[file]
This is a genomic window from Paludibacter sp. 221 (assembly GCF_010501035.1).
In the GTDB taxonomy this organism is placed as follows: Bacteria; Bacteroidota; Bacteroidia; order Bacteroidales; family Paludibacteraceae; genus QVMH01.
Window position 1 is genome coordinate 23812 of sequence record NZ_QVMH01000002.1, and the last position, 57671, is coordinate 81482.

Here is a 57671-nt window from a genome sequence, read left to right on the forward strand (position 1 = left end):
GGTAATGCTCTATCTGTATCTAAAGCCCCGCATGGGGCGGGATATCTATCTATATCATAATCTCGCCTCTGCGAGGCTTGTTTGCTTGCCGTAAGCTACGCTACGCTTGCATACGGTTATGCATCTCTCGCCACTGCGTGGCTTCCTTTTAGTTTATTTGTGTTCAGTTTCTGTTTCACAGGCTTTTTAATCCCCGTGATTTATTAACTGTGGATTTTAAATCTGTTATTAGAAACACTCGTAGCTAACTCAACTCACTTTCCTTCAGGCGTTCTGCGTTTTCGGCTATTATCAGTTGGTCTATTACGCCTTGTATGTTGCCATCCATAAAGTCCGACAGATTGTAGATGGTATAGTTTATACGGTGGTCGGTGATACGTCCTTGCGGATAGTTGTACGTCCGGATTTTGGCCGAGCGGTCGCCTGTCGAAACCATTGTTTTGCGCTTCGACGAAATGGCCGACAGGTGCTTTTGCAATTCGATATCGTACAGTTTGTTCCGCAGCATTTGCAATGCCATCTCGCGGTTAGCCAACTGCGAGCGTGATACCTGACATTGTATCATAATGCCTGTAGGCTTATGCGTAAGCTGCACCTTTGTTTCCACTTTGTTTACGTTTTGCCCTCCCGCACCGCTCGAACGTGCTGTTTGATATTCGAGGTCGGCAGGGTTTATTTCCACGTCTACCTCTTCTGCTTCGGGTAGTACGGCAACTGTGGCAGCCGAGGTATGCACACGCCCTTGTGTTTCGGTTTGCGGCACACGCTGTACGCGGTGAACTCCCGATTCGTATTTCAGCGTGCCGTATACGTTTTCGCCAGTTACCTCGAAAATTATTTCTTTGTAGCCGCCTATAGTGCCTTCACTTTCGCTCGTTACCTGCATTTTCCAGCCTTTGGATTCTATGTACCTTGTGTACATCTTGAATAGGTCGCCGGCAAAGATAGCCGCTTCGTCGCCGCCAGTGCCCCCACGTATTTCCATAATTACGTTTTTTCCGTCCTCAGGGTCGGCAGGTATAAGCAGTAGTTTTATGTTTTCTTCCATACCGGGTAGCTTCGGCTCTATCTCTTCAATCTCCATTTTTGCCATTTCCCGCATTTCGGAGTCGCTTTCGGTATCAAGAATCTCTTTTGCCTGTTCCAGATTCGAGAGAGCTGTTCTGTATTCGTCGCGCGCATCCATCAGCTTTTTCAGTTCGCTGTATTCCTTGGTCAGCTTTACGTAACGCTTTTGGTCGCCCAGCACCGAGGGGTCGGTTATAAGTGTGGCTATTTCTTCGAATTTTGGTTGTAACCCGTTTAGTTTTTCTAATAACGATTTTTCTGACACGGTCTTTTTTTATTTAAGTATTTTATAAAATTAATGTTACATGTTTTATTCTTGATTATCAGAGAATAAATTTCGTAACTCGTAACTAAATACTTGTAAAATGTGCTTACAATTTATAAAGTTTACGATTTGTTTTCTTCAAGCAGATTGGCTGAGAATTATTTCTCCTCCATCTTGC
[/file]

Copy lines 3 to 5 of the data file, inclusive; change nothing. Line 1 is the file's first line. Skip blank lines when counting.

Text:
Window position 1 is genome coordinate 23812 of sequence record NZ_QVMH01000002.1, and the last position, 57671, is coordinate 81482.

Here is a 57671-nt window from a genome sequence, read left to right on the forward strand (position 1 = left end):
GGTAATGCTCTATCTGTATCTAAAGCCCCGCATGGGGCGGGATATCTATCTATATCATAATCTCGCCTCTGCGAGGCTTGTTTGCTTGCCGTAAGCTACGCTACGCTTGCATACGGTTATGCATCTCTCGCCACTGCGTGGCTTCCTTTTAGTTTATTTGTGTTCAGTTTCTGTTTCACAGGCTTTTTAATCCCCGTGATTTATTAACTGTGGATTTTAAATCTGTTATTAGAAACACTCGTAGCTAACTCAACTCACTTTCCTTCAGGCGTTCTGCGTTTTCGGCTATTATCAGTTGGTCTATTACGCCTTGTATGTTGCCATCCATAAAGTCCGACAGATTGTAGATGGTATAGTTTATACGGTGGTCGGTGATACGTCCTTGCGGATAGTTGTACGTCCGGATTTTGGCCGAGCGGTCGCCTGTCGAAACCATTGTTTTGCGCTTCGACGAAATGGCCGACAGGTGCTTTTGCAATTCGATATCGTACAGTTTGTTCCGCAGCATTTGCAATGCCATCTCGCGGTTAGCCAACTGCGAGCGTGATACCTGACATTGTATCATAATGCCTGTAGGCTTATGCGTAAGCTGCACCTTTGTTTCCACTTTGTTTACGTTTTGCCCTCCCGCACCGCTCGAACGTGCTGTTTGATATTCGAGGTCGGCAGGGTTTATTTCCACGTCTACCTCTTCTGCTTCGGGTAGTACGGCAACTGTGGCAGCCGAGGTATGCACACGCCCTTGTGTTTCGGTTTGCGGCACACGCTGTACGCGGTGAACTCCCGATTCGTATTTCAGCGTGCCGTATACGTTTTCGCCAGTTACCTCGAAAATTATTTCTTTGTAGCCGCCTATAGTGCCTTCACTTTCGCTCGTTACCTGCATTTTCCAGCCTTTGGATTCTATGTACCTTGTGTACATCTTGAATAGGTCGCCGGCAAAGATAGCCGCTTCGTCGCCGCCAGTGCCCCCACGTATTTCCATAATTACGTTTTTTCCGTCCTCAGGGTCGGCAGGTATAAGCAGTAGTTTTATGTTTTCTTCCATACCGGGTAGCTTCGGCTCTATCTCTTCAATCTCCATTTTTGCCATTTCCCGCATTTCGGAGTCGCTTTCGGTATCAAGAATCTCTTTTGCCTGTTCCAGATTCGAGAGAGCTGTTCTGTATTCGTCGCGCGCATCCATCAGCTTTTTCAGTTCGCTGTATTCCTTGGTCAGCTTTACGTAACGCTTTTGGTCGCCCAGCACCGAGGGGTCGGTTATAAGTGTGGCTATTTCTTCGAATTTTGGTTGTAACCCGTTTAGTTTTTCTAATAACGATTTTTCTGACACGGTCTTTTTTTATTTAAGTATTTTATAAAATTAATGTTACATGTTTTATTCTTGATTATCAGAGAATAAATTTCGTAACTCGTAACTAAATACTTGTAAAATGTGCTTACAATTTATAAAGTTTACGATTTGTTTTCTTCAAGCAGATTGGCTGAGAATTATTTCTCCTCCATCTTGC